It is therefore no wonder that Israeli Arabs are losing interest in the democratic process, thereby contributing, in fact, to the strengthening of the right-religious bloc and perpetuating its rule. In the last elections, in 2009, only 53.6% of the Arab electorate went to the polls. A survey conducted by the Organization for the Advancement of Democracy in Arab Society, jointly with the School of Political Science at Haifa University, shows that 50% of the Arab electorate do not intend to vote at all in the coming elections.
Nonetheless, 58% said that reserving seats in the next cabinet for Arab ministers would improve the chances of their taking part in elections and 56% said a change in the electoral system and an earmarking of seats for Arabs in the Knesset in accordance with their percentage in the population would improve the chances of their voting.
But as always, none of the Zionist parties have risen to the occasion. Meretz placed an Arab representative in the fifth place on its list of Knesset candidates; Labor earmarked one seat (in marginal 18th place) for Arabs among its first 20 candidates. Hatenua, headed by Tzipi Livni, placed a Druze in 12th place, also marginal. Kadima reserved a slot for an Arab in the totally unrealistic ninth place, and Yesh Atid, headed by Yair Lapid, failed to find room for an Arab among its first 20 candidates.
If we go back to the “Obama model,” we will see that the US president made a tremendous effort to enlist the support of women, who do not constitute a minority but still count, just like in Israel, as one of the more deprived groups in terms of representation among the country’s political and economic elites.
In addition to ignoring the Arab public, the center and left-wing parties are abandoning the female vote and failing to capitalize on the unique and unprecedented advantage of having women leaders of three parties: Labor, Hatenua and Meretz. But while the Likud and Yisrael Beitenu blame each other for excluding women, one might expect Shelly Yachimovich, Tzipi Livni and Zehava Gal-On to pounce on this issue and try to achieve an electoral advantage.
Surprisingly, they are underplaying the gender card. Yachimovich emphasizes the social-economic agenda, Livni raises the flag of diplomatic negotiations and Gal-On excels mostly in the defense of democracy and human rights in Israel. These are all worthwhile goals, but again, they are exhaustingly familiar. They are the lost coin under the street lamp. Although all three are identified with the same political bloc, they have not formed a female coalition to formulate a joint program and plans for dealing with the underrepresentation of women in the Knesset (Israel is graded in 23rd place among the 34 OECD member states) and the government (33rd place).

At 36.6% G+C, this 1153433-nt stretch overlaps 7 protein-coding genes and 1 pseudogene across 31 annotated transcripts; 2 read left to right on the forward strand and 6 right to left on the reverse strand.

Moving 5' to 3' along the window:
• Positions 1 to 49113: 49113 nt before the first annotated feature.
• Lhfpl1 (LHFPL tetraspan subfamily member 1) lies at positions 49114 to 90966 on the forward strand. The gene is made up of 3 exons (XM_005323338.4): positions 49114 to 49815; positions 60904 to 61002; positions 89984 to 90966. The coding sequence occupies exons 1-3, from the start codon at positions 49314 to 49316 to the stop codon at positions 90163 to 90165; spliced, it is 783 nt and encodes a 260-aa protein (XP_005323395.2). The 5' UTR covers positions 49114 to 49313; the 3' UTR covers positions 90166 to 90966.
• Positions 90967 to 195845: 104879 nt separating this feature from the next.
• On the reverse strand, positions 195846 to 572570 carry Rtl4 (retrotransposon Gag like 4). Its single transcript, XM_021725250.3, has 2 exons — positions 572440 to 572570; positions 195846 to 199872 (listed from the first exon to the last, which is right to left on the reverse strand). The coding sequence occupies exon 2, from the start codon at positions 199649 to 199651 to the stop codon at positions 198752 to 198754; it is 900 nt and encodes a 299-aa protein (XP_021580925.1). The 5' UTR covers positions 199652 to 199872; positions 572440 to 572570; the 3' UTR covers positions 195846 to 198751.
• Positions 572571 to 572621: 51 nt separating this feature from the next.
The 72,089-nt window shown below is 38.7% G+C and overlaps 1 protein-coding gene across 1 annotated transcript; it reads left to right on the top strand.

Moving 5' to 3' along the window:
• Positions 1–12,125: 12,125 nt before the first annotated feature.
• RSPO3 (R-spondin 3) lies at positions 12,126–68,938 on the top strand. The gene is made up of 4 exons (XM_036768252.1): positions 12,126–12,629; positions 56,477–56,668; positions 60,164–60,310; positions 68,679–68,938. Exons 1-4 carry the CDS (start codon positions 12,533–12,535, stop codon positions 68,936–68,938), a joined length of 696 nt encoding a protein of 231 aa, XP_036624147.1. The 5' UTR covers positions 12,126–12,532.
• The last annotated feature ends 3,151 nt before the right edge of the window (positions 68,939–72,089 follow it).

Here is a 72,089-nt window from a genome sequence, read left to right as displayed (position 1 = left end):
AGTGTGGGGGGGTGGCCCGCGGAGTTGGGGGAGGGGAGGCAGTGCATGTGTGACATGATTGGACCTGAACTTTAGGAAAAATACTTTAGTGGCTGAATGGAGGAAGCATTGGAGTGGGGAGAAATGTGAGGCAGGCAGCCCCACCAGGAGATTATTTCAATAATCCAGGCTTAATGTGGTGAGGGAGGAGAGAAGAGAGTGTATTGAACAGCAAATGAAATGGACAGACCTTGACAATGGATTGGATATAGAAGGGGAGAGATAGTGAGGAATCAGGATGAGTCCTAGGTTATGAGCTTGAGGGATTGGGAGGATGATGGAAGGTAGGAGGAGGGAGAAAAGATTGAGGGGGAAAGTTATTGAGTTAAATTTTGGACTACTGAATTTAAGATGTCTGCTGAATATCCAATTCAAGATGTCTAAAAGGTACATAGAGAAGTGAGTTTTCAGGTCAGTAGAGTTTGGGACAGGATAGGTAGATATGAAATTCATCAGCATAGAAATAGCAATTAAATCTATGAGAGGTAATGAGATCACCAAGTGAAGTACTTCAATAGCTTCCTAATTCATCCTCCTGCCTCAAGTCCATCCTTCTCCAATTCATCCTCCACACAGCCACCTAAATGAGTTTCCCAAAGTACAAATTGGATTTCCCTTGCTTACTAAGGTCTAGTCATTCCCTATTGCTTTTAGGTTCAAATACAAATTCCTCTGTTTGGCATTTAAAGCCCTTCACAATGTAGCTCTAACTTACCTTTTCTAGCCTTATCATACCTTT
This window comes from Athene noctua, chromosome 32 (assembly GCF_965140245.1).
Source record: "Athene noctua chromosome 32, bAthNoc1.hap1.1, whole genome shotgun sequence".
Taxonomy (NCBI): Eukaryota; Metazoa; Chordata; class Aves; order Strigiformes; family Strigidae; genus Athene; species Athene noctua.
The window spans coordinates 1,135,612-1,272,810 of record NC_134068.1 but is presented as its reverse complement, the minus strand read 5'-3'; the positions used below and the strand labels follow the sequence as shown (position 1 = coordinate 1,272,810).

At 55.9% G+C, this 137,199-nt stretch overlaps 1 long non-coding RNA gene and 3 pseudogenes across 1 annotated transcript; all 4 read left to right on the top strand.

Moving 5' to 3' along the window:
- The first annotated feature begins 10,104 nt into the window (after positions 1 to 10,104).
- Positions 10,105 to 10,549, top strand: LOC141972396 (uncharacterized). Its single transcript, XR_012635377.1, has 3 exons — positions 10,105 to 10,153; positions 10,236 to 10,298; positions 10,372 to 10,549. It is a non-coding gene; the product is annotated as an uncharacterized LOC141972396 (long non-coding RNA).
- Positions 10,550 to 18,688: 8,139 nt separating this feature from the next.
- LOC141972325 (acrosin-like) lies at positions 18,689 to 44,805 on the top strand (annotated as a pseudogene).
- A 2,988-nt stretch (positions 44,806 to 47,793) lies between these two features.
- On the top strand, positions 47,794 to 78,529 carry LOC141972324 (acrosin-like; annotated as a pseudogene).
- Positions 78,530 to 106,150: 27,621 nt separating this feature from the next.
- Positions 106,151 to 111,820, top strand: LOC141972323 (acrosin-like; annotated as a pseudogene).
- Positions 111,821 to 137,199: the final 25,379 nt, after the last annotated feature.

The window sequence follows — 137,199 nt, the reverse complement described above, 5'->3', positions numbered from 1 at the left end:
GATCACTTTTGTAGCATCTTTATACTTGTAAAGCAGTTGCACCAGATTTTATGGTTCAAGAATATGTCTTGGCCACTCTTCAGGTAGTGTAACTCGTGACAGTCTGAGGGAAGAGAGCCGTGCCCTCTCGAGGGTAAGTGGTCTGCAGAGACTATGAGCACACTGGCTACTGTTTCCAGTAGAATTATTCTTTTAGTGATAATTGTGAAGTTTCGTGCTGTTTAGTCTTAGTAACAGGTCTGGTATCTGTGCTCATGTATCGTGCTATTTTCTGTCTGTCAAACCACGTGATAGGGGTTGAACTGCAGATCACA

During their lengthy political careers, the three leaders have not gained a reputation as representatives of a large female public which is disadvantaged in terms of pay (6,285 shekels [$1,689] a month, on average, compared with 9,669 [$2,598] for men) and representation in the labor market (47% of the workforce but only 5% of board of directors members and 4.5% of executives).
The center-left parties have also given up in advance on supporting the immigrant population from the former Soviet Union (and the changes among this sector, to be addressed in an article later this week). One needs a magnifying glass to find immigrants at the forefront of the center-left bloc in the coming elections.
Therefore, I can only reiterate my recommendation to leaders of the center-left bloc: don’t look for your rule under the lamp. Learn from Obama — go out into the field and look there.
Akiva Eldar is a contributing writer for Al-Monitor’s Israel Pulse. He was formerly a senior columnist and editorial writer for Ha'aretz and also served as the Hebrew daily’s US bureau chief and diplomatic correspondent. His most recent book ( with Idith Zertal), Lords of the Land, on the Jewish settlements, was on the best-seller list in Israel and has been translated into English, German and Arabic. In 2006, the Financial Times named him among the world’s most influential commentators.